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Photo Credit: © Bob Frid-USA TODAY Sports

Halfway through the season, the Vancouver Canucks have weathered the storm and put themselves firmly in the playoff race

Sunday night’s losing effort against the St. Louis Blues marked the official halfway point in the 2021/22 regular season for the Vancouver Canucks. With 41 games played and 41 games left to go, the Canucks sit seventh in the Pacific Division with a record of 18-19-4, just a hair under .500.

After a hot start under new coach Bruce Boudreau, the Canucks have slipped to 4-4-2 in their last ten. As of this writing, they’re at least four points out of a playoff position, and maybe more once all the various games-in-hand are played out.

Absent of any context, it may seem as though the Canucks are in a bad spot — and, indeed, they do still have a long climb to go if they want to punch their ticket to the 2022 Stanley Cup Playoffs. Most oddsmakers have them at about a 14% chance heading into this week.

With all the proper context applied, however, it’s easy to see that the Canucks have put themselves in about as favourable a position as could be expected by this point, and there are a handful of factors to consider that should make that playoff push all the more likely.

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The weathering of the storm

Although we can’t really say this with any sort of certainty anymore, the section of the season through which the Canucks just played really should mark their toughest stint of the year. They broke even on an eight-game road trip featuring opponents like the Tampa Bay Lightning and Washington Capitals, and then they got hit by a COVID outbreak that claimed four of five organizational goaltenders at one point.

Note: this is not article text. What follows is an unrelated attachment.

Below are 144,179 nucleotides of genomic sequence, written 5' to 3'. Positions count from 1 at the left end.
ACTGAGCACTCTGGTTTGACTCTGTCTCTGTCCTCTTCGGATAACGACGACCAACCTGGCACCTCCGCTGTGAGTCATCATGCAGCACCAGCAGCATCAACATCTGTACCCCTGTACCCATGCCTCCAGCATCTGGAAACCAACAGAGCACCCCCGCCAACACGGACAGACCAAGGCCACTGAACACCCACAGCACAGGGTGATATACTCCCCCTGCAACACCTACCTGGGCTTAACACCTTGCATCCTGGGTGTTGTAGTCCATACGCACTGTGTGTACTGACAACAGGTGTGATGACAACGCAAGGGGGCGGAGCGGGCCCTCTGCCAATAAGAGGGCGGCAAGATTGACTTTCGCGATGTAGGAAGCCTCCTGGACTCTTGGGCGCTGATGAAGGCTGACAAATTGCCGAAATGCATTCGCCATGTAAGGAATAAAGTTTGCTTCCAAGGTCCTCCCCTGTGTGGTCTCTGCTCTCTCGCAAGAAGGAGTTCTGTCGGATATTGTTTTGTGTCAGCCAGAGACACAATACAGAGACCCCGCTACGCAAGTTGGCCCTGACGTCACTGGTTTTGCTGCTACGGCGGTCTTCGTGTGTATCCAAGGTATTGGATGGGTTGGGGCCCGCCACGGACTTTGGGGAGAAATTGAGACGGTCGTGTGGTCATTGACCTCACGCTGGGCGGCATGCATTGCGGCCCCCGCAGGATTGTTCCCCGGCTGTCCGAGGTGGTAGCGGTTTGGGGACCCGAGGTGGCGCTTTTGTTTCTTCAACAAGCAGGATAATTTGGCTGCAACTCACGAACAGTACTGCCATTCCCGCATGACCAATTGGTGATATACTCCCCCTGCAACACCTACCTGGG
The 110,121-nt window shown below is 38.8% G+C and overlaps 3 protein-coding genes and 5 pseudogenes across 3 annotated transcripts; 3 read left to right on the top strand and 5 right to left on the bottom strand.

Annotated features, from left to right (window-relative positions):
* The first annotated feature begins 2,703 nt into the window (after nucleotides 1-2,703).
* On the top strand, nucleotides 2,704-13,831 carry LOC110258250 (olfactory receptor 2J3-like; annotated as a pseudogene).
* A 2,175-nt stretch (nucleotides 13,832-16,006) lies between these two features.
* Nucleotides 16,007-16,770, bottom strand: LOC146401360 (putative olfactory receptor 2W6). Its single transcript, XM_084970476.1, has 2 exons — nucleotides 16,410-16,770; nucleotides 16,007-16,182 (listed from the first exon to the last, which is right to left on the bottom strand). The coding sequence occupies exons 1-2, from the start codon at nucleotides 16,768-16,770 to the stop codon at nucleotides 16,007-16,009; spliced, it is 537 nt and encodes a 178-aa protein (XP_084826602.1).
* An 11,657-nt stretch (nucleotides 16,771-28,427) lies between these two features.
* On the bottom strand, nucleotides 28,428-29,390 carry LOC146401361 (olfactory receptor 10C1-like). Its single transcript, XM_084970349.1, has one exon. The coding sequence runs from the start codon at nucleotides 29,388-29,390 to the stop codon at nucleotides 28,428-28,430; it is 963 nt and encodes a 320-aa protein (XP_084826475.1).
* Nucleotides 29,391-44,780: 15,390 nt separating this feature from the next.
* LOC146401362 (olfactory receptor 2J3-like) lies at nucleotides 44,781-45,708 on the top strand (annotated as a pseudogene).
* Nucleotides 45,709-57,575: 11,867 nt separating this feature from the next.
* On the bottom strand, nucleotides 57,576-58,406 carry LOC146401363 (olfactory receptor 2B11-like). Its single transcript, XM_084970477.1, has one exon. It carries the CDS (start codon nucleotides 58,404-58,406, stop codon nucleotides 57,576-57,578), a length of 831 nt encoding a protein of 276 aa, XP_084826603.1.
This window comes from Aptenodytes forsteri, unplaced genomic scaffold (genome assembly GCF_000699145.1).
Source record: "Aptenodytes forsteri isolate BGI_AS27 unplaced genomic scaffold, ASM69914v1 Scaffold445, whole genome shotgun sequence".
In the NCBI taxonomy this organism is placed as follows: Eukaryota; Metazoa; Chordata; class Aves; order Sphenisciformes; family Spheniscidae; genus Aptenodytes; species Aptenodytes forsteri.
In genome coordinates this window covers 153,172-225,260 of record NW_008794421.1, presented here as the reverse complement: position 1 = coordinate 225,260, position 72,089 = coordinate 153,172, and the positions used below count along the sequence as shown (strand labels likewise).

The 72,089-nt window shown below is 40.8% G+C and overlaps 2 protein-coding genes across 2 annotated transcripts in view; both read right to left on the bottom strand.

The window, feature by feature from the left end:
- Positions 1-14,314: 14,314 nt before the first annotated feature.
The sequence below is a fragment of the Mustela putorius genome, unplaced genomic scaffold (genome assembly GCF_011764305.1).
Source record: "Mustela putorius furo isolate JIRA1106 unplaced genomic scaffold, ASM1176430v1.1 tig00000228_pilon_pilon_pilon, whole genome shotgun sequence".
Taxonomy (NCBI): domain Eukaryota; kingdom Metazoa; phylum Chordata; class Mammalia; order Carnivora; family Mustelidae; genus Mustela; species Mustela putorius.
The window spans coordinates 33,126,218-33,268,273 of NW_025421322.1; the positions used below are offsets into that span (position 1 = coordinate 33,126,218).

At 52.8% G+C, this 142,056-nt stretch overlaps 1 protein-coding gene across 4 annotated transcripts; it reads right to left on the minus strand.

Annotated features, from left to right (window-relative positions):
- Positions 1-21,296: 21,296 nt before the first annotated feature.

In other words, a record of .500 through January is actually fine and dandy, given the circumstances.

The Canucks didn’t perform poorly enough during the month to fall out of the playoff race, and they kept their heads above water enough to take advantage of the theoretically easier times to come.

The Boudreau Effect

It’s also important to remember that, although we’re talking about the 2021/22 regular season in general, we’re actually talking about two different Canucks teams.

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The first went 8-15-2 through 25 games under Travis Green.

The second has gone 9-4-2 under Boudreau, tying them for the tenth best record in the NHL over that same timeframe.

If the Boudreau Effect holds steady, the Canucks would just need to maintain that same general pace to make the playoffs comfortably. And even if a .667 point-pace isn’t sustainable, they’ll be in the running so long as they don’t slip back to a Green Era level of futility.

The strength of the remaining schedule

When we last checked in on the Canucks’ playoff chances in late December, we noted that the Canucks had the eighth-hardest remaining schedule, based on the strength of their upcoming opponents.

But that was before the January Gauntlet.

As of this writing, and according to Tankathon, the Canucks now have the 27th-hardest, or the sixth-easiest, strength of schedule from here on out.